A pioneering advocate of women’s advancement in the workplace believes now is the perfect moment to reach for full equality.
No question about it, women have come a long way from the days when Susan Bulkeley Butler first joined consulting firm Arthur Andersen (now Accenture). Back then, in 1965, “There were no female consultants. It was unheard of for a woman to fill any role except support staff,” Butler recalls. “So, before they could hire me, my new bosses had to check with clients and make sure they could accept a ‘man in a skirt.'” However reluctantly, the clients agreed, and 14 years later, Butler became Andersen’s first female partner.
Today, Butler is CEO of the Susan Bulkeley Butler Institute for the Development of Women Leaders, a nonprofit based in Tucson, Ariz. that offers coaching and mentoring to women who want to crack the glass ceiling at work. Butler is also the author of a new book, Women Count: A Guide to Changing the World (Purdue University Press, $24.95). It’s full of ideas for closing the gaps in earnings and opportunity that persist between men and women, even today, when the idea of regarding successful women as “men in skirts” seems as quaint as, say, rotary phones or 45 r.p.m. records.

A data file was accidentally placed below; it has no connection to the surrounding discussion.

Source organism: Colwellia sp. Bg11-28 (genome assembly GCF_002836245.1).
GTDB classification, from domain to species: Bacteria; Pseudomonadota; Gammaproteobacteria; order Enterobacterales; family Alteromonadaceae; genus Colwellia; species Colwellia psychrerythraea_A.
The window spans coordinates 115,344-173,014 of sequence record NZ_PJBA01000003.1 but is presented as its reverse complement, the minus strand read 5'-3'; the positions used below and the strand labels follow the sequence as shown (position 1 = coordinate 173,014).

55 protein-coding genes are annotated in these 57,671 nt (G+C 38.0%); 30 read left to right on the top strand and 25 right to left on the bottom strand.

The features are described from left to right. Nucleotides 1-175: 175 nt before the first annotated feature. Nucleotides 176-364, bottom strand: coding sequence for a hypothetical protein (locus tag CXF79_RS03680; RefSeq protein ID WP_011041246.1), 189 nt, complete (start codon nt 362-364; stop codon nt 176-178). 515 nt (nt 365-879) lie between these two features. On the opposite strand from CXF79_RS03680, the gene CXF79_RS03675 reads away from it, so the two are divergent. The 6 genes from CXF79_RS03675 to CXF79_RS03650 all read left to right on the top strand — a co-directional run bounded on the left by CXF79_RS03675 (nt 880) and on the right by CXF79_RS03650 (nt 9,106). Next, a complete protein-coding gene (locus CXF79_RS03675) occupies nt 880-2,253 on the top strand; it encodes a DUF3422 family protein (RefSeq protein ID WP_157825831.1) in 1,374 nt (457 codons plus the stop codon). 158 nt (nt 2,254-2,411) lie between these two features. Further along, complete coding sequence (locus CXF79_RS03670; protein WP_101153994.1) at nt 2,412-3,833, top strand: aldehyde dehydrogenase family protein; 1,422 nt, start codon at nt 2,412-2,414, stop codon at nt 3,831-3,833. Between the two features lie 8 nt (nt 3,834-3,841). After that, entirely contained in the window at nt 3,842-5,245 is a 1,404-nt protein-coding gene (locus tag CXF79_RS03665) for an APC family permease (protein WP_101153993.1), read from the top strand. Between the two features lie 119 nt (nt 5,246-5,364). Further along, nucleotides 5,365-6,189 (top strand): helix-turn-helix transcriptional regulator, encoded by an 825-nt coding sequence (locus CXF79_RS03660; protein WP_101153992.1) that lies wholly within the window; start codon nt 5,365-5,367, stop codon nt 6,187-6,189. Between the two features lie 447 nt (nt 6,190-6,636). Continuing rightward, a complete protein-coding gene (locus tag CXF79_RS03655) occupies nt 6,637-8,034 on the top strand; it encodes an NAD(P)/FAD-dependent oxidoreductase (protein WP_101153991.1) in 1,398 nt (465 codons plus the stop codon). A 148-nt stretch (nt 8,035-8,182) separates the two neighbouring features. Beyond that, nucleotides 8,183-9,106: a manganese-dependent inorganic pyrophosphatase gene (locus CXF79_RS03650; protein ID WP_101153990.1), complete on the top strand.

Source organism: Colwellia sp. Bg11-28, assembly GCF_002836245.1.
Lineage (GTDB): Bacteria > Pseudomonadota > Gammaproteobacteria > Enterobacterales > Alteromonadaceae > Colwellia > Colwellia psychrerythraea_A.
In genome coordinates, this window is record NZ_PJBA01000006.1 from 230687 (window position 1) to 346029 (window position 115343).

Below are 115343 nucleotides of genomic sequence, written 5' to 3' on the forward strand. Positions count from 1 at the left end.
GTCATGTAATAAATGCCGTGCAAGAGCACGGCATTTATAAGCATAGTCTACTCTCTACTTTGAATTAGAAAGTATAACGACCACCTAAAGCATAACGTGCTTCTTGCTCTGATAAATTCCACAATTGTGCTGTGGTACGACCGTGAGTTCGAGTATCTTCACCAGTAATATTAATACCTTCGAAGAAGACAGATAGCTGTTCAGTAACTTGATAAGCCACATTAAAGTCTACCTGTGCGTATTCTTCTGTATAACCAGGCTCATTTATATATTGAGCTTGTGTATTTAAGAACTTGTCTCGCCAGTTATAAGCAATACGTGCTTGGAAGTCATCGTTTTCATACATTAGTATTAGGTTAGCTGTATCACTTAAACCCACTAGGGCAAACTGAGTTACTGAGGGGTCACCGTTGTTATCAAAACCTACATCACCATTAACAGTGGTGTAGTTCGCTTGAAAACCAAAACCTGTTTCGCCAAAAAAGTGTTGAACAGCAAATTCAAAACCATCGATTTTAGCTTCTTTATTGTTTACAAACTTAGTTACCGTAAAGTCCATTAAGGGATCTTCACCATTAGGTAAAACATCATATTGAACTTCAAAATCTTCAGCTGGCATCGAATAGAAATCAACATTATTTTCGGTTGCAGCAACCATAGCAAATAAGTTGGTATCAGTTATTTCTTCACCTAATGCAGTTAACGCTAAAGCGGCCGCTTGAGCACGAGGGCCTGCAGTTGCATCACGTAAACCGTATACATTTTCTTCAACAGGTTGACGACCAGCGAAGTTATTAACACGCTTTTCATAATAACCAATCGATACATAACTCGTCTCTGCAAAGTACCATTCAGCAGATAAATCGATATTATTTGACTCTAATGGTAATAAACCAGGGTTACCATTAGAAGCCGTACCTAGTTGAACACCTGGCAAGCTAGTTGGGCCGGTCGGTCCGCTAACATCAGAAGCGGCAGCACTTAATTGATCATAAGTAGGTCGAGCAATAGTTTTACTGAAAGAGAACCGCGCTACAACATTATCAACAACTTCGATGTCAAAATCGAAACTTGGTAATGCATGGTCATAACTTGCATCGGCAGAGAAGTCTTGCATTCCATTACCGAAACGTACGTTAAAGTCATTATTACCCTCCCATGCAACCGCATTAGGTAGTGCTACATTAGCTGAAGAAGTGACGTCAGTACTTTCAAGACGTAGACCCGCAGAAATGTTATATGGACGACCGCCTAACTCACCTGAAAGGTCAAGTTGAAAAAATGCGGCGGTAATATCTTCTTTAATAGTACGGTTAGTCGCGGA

I recently spoke with Butler about where professional women stand today, and what the next steps might be. Here are some excerpts from our conversation:
It startled me to learn from your book that it was a woman named Catherine Littlefield Greene who invented the cotton gin — not Eli Whitney, as everyone “knows.” Are women more effective today at getting credit for their ideas?
Much better! I just saw some new research saying that single women in urban areas of the U.S. now earn as much as, or more than, their male peers. I’d like to think that means we’re finally learning how to negotiate. But many women still make the same mistakes that have always held us back. For one thing, most women don’t plan ahead the way men do. If you don’t have a clear idea of what you want, and a plan for where you want to be in five years, to whom have you outsourced that? Women need to take the initiative and make things happen in their careers, rather just letting things happen.